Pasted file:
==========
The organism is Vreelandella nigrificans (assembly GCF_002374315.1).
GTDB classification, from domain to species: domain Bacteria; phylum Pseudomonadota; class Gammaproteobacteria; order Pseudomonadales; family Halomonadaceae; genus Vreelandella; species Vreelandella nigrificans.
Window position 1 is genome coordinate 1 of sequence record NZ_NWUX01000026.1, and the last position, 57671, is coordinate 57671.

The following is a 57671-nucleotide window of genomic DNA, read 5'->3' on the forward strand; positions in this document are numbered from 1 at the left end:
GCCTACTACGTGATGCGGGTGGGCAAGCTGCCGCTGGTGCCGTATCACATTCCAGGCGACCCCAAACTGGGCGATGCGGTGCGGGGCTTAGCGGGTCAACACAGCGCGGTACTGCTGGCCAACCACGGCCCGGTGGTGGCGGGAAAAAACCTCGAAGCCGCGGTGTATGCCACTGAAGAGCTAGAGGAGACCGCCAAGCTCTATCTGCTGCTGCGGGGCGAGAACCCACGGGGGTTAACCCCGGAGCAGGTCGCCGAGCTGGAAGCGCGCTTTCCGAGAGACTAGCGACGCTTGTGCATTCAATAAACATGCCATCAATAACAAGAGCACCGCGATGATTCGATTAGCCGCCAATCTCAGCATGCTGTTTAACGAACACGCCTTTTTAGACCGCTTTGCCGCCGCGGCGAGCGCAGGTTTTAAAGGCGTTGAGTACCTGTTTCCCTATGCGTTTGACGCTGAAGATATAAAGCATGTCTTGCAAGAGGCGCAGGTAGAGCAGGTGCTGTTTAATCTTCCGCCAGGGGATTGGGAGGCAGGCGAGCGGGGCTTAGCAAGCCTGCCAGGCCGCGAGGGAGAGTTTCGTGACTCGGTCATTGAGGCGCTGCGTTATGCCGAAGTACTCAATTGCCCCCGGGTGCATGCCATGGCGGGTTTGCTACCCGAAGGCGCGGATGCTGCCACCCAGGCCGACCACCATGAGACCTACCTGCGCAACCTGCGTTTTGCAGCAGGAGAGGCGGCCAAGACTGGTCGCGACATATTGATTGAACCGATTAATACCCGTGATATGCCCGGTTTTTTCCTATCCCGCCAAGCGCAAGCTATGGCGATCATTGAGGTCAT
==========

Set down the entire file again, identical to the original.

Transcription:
The organism is Vreelandella nigrificans (assembly GCF_002374315.1).
GTDB classification, from domain to species: domain Bacteria; phylum Pseudomonadota; class Gammaproteobacteria; order Pseudomonadales; family Halomonadaceae; genus Vreelandella; species Vreelandella nigrificans.
Window position 1 is genome coordinate 1 of sequence record NZ_NWUX01000026.1, and the last position, 57671, is coordinate 57671.

The following is a 57671-nucleotide window of genomic DNA, read 5'->3' on the forward strand; positions in this document are numbered from 1 at the left end:
GCCTACTACGTGATGCGGGTGGGCAAGCTGCCGCTGGTGCCGTATCACATTCCAGGCGACCCCAAACTGGGCGATGCGGTGCGGGGCTTAGCGGGTCAACACAGCGCGGTACTGCTGGCCAACCACGGCCCGGTGGTGGCGGGAAAAAACCTCGAAGCCGCGGTGTATGCCACTGAAGAGCTAGAGGAGACCGCCAAGCTCTATCTGCTGCTGCGGGGCGAGAACCCACGGGGGTTAACCCCGGAGCAGGTCGCCGAGCTGGAAGCGCGCTTTCCGAGAGACTAGCGACGCTTGTGCATTCAATAAACATGCCATCAATAACAAGAGCACCGCGATGATTCGATTAGCCGCCAATCTCAGCATGCTGTTTAACGAACACGCCTTTTTAGACCGCTTTGCCGCCGCGGCGAGCGCAGGTTTTAAAGGCGTTGAGTACCTGTTTCCCTATGCGTTTGACGCTGAAGATATAAAGCATGTCTTGCAAGAGGCGCAGGTAGAGCAGGTGCTGTTTAATCTTCCGCCAGGGGATTGGGAGGCAGGCGAGCGGGGCTTAGCAAGCCTGCCAGGCCGCGAGGGAGAGTTTCGTGACTCGGTCATTGAGGCGCTGCGTTATGCCGAAGTACTCAATTGCCCCCGGGTGCATGCCATGGCGGGTTTGCTACCCGAAGGCGCGGATGCTGCCACCCAGGCCGACCACCATGAGACCTACCTGCGCAACCTGCGTTTTGCAGCAGGAGAGGCGGCCAAGACTGGTCGCGACATATTGATTGAACCGATTAATACCCGTGATATGCCCGGTTTTTTCCTATCCCGCCAAGCGCAAGCTATGGCGATCATTGAGGTCAT